Landscape and Ecological Engineering

, Volume 3, Issue 2, pp 187–198 | Cite as

Assessing the current status of urban forest resources in the context of Parco Nord, Milan, Italy

  • Giovanni SanesiEmail author
  • Raffaele Lafortezza
  • Pasquale A. Marziliano
  • Alessandro Ragazzi
  • Luigi Mariani


During the early part of the 1980s, a major project called Parco Nord was undertaken by the Lombardia Region to establish forest resources within an industrial area located in the northern part of the city of Milan. Since 1983, more than 60 ha of formerly industrial land has been converted into urban forest plantations, thus creating large patches of trees with the potential to sustain a wide range of functions and services. This paper describes an integrative study aimed to assess the current status of forest resources in Parco Nord. It focuses on the actions taken to determine whether forest resources significantly changed their status 20 years after their establishment, considering historical field data and records of management practices. Analyses have been conducted at both stand and tree level by collecting quantitative and qualitative parameters. Stand-level analysis gave a quantitative estimation of the response of species to ecological conditions and management practices while tree-level analysis provided evidence of species renovation after thinning operations.


Urban forestry Industrial sites Forest assessment Biotic and abiotic stressors Italy 



The authors wish to thank the staff of Parco Nord, Milano, Benedetto Selleri and all the people working for the project “Laboratori Boschi”, Milan.


  1. Agnew J, Shin M, Bettoni G (2002) City versus metropolis. The northern league in the Milan metropolitan area. Int J Urban Reg 26:266–283CrossRefGoogle Scholar
  2. Allen RG, Pereira LS, Raes D, Smith M (1998) Evapotranspiration—guidelines for computing crop water requirements—FAO Irrigation and drainage paper 56. FAO—Food and Agriculture Organization of the United Nations, RomeGoogle Scholar
  3. Anselmi N, Mazzaglia A, Vannini A (2000) The role of endophytes in oak decline. In: Ragazzi A, Dellavalle I (eds) Decline of oak species in Italy, problems and perspectives. Accademia Italiana di Scienze Forestali, Firenze, pp 128–144Google Scholar
  4. Close RE, Nguyen PV, Kielbaso JJ (1996a) Urban vs. natural maple sugar growth: I. Stress symptoms and phenology in relation to site characteristics. J Arboric 22:144–150Google Scholar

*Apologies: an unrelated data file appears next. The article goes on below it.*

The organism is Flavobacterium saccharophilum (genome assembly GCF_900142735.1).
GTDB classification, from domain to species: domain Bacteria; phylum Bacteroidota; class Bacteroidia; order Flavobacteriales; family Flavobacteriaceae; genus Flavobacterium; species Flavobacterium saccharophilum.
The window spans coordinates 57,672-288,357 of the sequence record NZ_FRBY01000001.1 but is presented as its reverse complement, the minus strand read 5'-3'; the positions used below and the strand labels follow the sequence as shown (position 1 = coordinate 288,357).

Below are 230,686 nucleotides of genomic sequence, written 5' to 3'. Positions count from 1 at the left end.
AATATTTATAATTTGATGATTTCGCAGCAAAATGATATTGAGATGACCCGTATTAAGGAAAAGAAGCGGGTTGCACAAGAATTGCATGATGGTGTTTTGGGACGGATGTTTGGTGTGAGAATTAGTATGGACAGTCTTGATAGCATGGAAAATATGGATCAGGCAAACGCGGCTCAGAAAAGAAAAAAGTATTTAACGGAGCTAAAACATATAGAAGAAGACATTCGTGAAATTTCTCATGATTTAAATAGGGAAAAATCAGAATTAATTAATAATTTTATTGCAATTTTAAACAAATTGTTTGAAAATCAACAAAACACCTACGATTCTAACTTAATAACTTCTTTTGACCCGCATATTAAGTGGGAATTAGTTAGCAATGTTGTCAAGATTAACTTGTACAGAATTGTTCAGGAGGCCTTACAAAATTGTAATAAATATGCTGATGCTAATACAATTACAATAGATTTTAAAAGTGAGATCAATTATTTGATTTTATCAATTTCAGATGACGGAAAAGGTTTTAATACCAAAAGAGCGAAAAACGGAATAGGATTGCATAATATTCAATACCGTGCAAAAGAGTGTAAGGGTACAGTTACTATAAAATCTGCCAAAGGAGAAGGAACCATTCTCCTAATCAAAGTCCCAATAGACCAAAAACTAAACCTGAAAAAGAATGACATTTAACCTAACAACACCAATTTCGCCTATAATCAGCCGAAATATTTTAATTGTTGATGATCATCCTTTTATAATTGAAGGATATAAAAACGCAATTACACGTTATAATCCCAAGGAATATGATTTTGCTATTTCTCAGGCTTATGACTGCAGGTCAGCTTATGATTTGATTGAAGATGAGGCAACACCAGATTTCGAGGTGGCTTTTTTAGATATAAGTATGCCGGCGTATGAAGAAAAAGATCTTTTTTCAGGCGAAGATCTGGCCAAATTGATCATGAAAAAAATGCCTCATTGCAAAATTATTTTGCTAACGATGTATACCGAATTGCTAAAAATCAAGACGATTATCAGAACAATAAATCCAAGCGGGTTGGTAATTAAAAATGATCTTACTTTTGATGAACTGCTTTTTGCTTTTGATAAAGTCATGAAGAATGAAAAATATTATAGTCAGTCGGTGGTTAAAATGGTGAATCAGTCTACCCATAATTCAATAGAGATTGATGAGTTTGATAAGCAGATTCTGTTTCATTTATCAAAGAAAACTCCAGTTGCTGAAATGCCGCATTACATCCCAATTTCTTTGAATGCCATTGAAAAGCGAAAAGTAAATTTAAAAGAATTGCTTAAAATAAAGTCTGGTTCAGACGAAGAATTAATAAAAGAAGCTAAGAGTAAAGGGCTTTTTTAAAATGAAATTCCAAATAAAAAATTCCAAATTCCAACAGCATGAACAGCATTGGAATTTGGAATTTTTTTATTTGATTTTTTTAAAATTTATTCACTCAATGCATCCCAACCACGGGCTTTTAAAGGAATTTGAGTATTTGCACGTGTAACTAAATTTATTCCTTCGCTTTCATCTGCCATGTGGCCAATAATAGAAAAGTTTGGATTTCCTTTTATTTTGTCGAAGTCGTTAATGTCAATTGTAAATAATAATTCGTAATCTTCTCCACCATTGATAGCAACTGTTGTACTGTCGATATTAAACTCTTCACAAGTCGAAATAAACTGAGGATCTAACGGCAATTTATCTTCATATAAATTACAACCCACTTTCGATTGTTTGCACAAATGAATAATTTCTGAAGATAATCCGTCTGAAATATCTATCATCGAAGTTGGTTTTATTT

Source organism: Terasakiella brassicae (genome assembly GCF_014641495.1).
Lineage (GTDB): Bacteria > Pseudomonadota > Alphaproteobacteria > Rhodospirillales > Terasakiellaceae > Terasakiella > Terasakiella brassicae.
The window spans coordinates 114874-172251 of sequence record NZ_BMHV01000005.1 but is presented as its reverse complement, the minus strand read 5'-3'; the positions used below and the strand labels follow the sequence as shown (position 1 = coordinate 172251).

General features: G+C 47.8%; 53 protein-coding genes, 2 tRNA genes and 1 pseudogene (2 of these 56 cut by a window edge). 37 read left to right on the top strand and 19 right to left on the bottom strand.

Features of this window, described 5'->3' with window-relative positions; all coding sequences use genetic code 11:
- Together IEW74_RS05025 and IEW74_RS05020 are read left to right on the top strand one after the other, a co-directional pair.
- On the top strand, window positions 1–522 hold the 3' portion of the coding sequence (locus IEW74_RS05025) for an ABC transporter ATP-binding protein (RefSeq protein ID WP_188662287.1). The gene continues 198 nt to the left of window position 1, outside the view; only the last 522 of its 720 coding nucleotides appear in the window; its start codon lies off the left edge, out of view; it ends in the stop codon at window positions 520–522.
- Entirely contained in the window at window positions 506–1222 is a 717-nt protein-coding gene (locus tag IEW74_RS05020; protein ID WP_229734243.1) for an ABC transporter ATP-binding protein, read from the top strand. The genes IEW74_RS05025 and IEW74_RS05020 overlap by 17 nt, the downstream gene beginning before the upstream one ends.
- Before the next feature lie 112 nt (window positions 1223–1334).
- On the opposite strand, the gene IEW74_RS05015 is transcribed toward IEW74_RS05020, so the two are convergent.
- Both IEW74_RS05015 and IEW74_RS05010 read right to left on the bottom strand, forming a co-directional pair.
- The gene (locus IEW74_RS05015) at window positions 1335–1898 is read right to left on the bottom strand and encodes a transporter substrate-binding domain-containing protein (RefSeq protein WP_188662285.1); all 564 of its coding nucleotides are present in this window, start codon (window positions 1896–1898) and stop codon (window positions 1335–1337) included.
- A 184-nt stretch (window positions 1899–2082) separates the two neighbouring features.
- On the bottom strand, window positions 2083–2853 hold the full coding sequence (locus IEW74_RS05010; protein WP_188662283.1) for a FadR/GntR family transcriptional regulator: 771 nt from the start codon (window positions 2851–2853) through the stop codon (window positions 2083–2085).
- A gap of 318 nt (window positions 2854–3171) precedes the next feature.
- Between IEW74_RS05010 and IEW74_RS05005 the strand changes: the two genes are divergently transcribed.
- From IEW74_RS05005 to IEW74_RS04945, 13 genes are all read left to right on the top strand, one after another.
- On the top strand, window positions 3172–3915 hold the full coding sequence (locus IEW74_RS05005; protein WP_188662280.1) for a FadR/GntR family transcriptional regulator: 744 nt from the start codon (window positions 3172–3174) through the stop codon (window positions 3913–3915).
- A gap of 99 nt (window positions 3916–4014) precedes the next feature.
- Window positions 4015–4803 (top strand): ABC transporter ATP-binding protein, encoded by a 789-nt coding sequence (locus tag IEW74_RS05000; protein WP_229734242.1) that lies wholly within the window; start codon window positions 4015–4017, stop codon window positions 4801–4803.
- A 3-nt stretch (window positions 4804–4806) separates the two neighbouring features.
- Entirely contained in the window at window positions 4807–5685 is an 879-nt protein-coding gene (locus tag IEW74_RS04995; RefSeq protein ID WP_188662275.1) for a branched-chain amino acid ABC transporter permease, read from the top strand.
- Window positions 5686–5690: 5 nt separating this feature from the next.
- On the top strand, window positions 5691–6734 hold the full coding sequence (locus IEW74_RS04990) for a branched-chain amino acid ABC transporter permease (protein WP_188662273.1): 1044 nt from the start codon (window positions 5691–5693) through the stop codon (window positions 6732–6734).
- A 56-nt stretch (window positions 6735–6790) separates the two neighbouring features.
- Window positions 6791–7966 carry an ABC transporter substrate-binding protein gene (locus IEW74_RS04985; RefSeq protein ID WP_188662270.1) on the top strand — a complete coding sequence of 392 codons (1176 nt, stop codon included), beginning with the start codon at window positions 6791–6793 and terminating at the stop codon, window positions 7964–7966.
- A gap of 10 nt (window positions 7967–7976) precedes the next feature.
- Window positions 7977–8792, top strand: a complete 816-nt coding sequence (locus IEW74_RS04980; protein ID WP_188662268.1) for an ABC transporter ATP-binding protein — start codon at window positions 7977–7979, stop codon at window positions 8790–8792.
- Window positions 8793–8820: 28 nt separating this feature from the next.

5. Close RE, Nguyen PV, Kielbaso JJ (1996b) Urban vs. natural maple sugar growth: II. Water relations. J Arboric 22:187–192Google Scholar
  6. De Sousa CA (2003) Turning brownfields into green space in the City of Toronto. Landsc Urban Plan 62:181–198CrossRefGoogle Scholar
  7. Harris JA, Hobbs RJ, Higgs E, Aronson J (2006) Ecological restoration and global climate change. Restor Ecol 2:170–176CrossRefGoogle Scholar
  8. Hobbs RJ, Lambeck RJ (2002) Landscape management and restoration: new models for integrating science and action, In: Liu J, Taylor WW (eds) Integrating landscape ecology into natural resource management. Cambridge University Press, Cambridge, pp 412–430Google Scholar
  9. Iakovoglou V, Thompson J, Burras L, Kipper R (2001) Factors related to tree growth across urban-rural gradients in the Midwest, USA. Urban Ecos 5:71–85CrossRefGoogle Scholar
  10. Konijnendijk CC (2003) A decade of urban forestry in Europe. For Policy Econ 5:173–186Google Scholar
  11. Kowalsky T (1991) Oak decline: I. Fungi associated with various disease symptoms on overground portions of middle-aged and old oak (Quercus robur). Eur J For Path 21:136–151CrossRefGoogle Scholar
  12. Mariani L, Cola G (2006) Agrometeorology and water needs of crops. Ital J Agron 3:587–602Google Scholar
  13. Nakamura A, Morimoto Y, Mizutani Y (2005) Adaptive management approach to increasing the diversity of 30-year-old planted forest in an urban area of Japan. Landsc Urban Plan 70:291–300CrossRefGoogle Scholar
  14. Nam-choon K (2005) Ecological restoration and revegetation works in Korea. Landsc Ecol Eng 1:77–83CrossRefGoogle Scholar